Deus Ex: Human Revolution Xbox 360 Review

Kickpuncher: The Cyborg Cop Whose Punches Are as Strong as Kicks

The original Deus Ex is a classic PC title widely lauded as one of the greatest games of all time. To say the second game, Invisible War, was less well-received would be a serious understatement. Deus Ex: Human Revolution is in the unique position of having incredibly large shoes to fill while at the same time a very low bar of expectations to jump through. As a successor to the series it may fall short, but based on this game’s own merits, it manages to be a solid experience with only a few glaring flaws.

Human Revolution is set twenty-five years before the original Deus Ex, as cyborg enhancements are beginning to become the norm, accompanied by social upheavals and corporate intrigue surrounding this societal change. Players step into the role of ex-SWAT officer and current security chief of Serif Industries, Adam Jensen, as he investigates an attack on his workplace that left him nearly dead and his girlfriend missing. Unravelling this mystery sends Jensen hopping around the world, sneaking into top secret research facilities and dealing with all kinds of seedy underworld types.

The story takes the basics of a well-paced conspiracy thriller and leavens them with a range of futuristic elements. The cutscenes are wonderfully composed and the characters are performed believably. Sure, Adam Jensen sounds like Batman performed with all the range and depth of a two by four, but considering the precedent set by the Denton family in the last two games it would be disappointing if that had been otherwise. The rest of the cast is well realized by the actors and stand head and shoulders above the characters of the previous games.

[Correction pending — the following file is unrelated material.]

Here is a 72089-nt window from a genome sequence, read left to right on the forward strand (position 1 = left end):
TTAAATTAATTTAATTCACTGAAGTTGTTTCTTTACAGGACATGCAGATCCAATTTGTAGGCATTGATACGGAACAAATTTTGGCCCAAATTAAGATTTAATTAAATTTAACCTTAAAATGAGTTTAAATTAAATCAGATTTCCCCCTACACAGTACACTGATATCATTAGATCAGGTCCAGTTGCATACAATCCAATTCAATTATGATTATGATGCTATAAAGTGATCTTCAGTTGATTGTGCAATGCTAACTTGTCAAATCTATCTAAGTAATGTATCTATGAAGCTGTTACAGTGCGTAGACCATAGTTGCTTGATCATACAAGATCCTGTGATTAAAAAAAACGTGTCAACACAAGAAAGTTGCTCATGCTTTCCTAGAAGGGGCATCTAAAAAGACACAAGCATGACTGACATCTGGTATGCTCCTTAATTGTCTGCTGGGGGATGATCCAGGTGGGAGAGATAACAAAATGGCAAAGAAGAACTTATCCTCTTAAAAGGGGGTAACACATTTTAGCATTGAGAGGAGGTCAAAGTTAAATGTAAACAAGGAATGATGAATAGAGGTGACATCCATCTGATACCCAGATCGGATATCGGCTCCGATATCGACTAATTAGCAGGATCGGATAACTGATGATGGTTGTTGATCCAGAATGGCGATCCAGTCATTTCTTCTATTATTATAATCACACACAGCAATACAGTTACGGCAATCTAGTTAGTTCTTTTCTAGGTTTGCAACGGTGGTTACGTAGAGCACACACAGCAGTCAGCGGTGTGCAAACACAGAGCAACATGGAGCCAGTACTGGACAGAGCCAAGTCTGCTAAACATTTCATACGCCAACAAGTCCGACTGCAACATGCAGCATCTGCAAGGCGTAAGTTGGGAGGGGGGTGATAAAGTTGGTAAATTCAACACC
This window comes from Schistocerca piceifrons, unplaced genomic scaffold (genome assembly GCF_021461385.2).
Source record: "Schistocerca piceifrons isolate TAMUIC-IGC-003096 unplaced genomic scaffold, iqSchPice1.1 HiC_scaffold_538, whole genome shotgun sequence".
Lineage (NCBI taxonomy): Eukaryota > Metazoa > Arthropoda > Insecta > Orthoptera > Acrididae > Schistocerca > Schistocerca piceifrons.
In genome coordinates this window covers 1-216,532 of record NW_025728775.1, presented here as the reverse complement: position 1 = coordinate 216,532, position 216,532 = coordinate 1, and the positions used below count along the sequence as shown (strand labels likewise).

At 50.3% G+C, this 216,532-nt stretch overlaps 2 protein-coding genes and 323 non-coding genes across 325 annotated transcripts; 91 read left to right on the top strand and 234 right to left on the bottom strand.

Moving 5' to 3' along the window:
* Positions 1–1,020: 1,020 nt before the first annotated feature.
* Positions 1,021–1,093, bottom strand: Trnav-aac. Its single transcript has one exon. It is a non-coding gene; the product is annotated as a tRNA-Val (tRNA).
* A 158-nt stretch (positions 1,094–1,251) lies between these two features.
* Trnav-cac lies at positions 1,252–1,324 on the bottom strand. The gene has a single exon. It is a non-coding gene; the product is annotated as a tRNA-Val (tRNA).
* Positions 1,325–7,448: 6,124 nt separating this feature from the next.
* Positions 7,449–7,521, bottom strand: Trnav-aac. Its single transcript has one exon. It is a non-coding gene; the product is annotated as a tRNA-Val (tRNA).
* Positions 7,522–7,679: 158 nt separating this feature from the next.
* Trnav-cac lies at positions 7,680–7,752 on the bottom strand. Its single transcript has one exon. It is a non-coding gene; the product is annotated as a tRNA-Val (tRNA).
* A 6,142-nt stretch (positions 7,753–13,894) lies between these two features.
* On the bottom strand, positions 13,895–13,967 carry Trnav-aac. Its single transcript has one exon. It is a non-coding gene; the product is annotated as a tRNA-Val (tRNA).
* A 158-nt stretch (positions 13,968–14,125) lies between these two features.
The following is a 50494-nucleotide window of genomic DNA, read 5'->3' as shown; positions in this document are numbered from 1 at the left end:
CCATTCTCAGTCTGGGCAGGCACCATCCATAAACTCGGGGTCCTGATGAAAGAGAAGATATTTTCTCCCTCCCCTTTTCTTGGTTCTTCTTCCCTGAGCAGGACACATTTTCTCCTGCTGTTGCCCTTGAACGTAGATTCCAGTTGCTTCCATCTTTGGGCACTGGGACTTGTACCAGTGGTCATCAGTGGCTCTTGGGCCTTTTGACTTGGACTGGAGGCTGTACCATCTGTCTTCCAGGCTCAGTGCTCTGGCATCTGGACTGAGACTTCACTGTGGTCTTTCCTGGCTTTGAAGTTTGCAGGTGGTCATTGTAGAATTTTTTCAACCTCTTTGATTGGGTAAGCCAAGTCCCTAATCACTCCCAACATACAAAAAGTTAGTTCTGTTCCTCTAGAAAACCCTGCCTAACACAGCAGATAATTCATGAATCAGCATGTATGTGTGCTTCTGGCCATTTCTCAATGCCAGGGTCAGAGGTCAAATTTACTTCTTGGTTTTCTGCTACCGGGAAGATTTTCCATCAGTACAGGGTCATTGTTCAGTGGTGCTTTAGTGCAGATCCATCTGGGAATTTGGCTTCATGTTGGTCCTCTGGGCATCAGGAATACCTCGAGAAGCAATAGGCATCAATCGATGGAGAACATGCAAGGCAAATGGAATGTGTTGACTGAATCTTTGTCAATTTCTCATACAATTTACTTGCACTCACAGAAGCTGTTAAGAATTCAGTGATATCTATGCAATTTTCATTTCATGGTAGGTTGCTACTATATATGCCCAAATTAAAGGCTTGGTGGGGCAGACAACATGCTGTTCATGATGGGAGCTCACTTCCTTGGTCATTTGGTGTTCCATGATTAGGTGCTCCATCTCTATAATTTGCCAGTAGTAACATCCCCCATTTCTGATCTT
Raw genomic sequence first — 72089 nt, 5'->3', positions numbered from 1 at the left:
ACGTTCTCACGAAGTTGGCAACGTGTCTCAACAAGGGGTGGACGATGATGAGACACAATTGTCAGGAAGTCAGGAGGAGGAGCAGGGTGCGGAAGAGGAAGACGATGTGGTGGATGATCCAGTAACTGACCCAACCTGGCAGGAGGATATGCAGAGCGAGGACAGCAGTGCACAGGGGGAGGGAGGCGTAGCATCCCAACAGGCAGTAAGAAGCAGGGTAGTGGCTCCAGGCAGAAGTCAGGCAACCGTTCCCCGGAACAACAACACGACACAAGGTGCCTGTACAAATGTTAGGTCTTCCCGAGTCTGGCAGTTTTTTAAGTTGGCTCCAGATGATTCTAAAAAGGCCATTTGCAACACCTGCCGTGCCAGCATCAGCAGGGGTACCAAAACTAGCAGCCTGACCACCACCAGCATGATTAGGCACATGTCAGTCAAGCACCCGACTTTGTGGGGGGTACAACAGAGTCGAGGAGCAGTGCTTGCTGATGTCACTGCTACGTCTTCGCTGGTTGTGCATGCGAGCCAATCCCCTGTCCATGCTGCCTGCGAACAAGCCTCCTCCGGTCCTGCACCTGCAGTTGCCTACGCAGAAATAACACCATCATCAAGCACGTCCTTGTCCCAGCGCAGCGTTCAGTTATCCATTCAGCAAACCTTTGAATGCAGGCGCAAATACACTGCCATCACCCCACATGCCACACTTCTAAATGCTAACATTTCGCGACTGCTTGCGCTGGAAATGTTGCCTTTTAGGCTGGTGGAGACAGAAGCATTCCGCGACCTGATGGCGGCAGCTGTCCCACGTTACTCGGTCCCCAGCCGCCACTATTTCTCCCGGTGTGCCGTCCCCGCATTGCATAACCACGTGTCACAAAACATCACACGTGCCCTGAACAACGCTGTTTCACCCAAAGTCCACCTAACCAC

However, there are two points where the plot falters. One is that it never feels like a proper prequel to Deus Ex, even with brief cameos from the first and second games. While the events of the game are interesting, it is difficult at times to see how they might lead into the first game. This wouldn’t be a problem if the ties into the other games weren’t so direct. Second, the ending sequence feels out of synch with the rest of the game. Players are presented with a choice between four different factions. The need to keep things tied in with the original game means that the true consequences of this choice cannot be elaborated upon, and so the player is left with Jensen waxing philosophical over a slideshow of disconnected scenes. This removes any impact that this decision might have, to the point where having a choice at all seems pointless. That said, the shift away from conspiracy towards corporate espionage and underworld intrigue brings the tone of the story much more into line with current cyberpunk story sensibilities.